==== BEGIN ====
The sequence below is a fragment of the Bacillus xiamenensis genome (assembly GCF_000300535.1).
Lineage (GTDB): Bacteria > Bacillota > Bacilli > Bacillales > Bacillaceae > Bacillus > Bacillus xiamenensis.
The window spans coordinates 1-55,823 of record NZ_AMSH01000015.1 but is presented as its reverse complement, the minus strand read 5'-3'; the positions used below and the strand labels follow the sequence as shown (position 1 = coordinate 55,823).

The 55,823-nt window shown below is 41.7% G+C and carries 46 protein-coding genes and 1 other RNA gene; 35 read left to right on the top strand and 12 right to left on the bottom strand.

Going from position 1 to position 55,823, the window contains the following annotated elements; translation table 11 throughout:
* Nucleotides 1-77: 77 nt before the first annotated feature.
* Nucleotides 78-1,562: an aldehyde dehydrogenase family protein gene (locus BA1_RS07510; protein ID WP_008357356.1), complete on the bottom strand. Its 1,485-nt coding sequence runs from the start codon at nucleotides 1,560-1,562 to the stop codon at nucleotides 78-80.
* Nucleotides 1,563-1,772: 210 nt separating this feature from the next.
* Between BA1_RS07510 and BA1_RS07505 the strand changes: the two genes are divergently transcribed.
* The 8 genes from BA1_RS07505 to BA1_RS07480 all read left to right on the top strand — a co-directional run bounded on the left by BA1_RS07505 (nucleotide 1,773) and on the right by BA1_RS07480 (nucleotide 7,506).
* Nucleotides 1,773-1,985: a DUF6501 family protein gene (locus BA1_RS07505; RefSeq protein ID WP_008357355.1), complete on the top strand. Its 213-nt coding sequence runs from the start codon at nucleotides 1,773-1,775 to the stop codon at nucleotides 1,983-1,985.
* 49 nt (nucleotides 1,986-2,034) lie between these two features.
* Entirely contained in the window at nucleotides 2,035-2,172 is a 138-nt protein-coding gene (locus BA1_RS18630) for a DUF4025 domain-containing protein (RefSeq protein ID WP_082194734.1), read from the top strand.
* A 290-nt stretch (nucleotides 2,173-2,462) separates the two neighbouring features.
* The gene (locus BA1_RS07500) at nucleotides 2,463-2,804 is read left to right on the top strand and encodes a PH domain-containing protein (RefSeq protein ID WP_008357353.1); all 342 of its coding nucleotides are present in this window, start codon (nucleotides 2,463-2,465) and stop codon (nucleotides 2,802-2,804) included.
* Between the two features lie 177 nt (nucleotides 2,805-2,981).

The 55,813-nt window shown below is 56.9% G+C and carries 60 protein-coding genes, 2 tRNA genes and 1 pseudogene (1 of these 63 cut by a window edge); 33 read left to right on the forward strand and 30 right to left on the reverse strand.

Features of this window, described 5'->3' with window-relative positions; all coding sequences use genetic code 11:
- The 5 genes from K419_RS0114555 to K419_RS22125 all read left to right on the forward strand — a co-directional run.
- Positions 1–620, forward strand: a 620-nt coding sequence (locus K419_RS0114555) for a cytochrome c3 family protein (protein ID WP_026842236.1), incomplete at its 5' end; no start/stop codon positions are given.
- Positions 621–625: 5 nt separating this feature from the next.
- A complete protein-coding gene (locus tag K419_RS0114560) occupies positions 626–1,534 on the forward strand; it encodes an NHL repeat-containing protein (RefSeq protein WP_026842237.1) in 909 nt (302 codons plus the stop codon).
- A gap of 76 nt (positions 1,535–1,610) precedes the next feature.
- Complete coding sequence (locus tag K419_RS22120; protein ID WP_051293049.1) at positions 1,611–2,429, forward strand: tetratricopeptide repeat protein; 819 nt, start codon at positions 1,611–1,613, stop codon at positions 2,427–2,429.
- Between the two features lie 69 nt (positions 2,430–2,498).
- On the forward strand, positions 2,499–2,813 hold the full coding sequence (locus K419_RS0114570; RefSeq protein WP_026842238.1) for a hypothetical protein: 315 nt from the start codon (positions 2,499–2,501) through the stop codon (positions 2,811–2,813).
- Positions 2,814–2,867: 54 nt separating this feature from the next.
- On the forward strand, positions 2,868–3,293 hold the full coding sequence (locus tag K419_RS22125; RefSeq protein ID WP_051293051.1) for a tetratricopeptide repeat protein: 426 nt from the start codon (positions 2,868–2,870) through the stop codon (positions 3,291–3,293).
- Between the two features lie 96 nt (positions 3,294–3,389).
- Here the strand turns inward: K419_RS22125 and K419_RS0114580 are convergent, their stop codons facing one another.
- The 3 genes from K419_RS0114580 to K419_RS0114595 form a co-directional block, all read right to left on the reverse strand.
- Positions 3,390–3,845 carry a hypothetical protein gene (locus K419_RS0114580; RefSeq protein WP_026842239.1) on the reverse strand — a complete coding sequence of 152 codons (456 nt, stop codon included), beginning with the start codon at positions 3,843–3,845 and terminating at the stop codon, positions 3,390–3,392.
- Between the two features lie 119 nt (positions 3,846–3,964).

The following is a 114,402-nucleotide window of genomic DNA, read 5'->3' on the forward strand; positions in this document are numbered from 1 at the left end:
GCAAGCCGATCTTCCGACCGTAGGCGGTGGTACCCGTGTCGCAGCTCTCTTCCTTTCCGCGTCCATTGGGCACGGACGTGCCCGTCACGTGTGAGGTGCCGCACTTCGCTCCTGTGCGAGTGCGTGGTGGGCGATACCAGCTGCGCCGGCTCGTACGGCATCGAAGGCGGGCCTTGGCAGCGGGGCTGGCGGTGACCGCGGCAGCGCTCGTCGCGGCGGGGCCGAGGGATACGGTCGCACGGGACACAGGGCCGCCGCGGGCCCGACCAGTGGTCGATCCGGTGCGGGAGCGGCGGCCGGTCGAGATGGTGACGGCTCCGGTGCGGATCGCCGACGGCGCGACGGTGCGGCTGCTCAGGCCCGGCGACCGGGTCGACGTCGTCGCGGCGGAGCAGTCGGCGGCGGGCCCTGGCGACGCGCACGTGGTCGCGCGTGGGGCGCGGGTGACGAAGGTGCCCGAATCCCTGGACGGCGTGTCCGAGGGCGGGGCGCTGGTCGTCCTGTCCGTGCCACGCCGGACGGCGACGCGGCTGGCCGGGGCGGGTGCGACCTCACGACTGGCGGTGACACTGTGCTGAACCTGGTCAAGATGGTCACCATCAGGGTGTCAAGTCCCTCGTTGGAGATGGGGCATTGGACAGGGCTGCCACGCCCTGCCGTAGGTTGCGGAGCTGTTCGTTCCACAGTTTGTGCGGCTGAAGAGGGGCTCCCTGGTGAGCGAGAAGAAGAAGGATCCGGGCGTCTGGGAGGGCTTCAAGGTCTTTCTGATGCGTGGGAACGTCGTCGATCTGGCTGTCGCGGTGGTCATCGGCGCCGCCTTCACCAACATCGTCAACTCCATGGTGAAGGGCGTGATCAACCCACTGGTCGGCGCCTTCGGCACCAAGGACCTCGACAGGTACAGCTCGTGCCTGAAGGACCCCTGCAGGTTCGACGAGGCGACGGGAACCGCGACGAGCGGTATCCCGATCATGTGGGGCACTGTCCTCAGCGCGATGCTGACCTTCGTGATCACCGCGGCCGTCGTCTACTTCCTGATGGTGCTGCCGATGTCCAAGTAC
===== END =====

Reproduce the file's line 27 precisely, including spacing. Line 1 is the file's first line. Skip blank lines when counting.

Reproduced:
- Positions 2,814–2,867: 54 nt separating this feature from the next.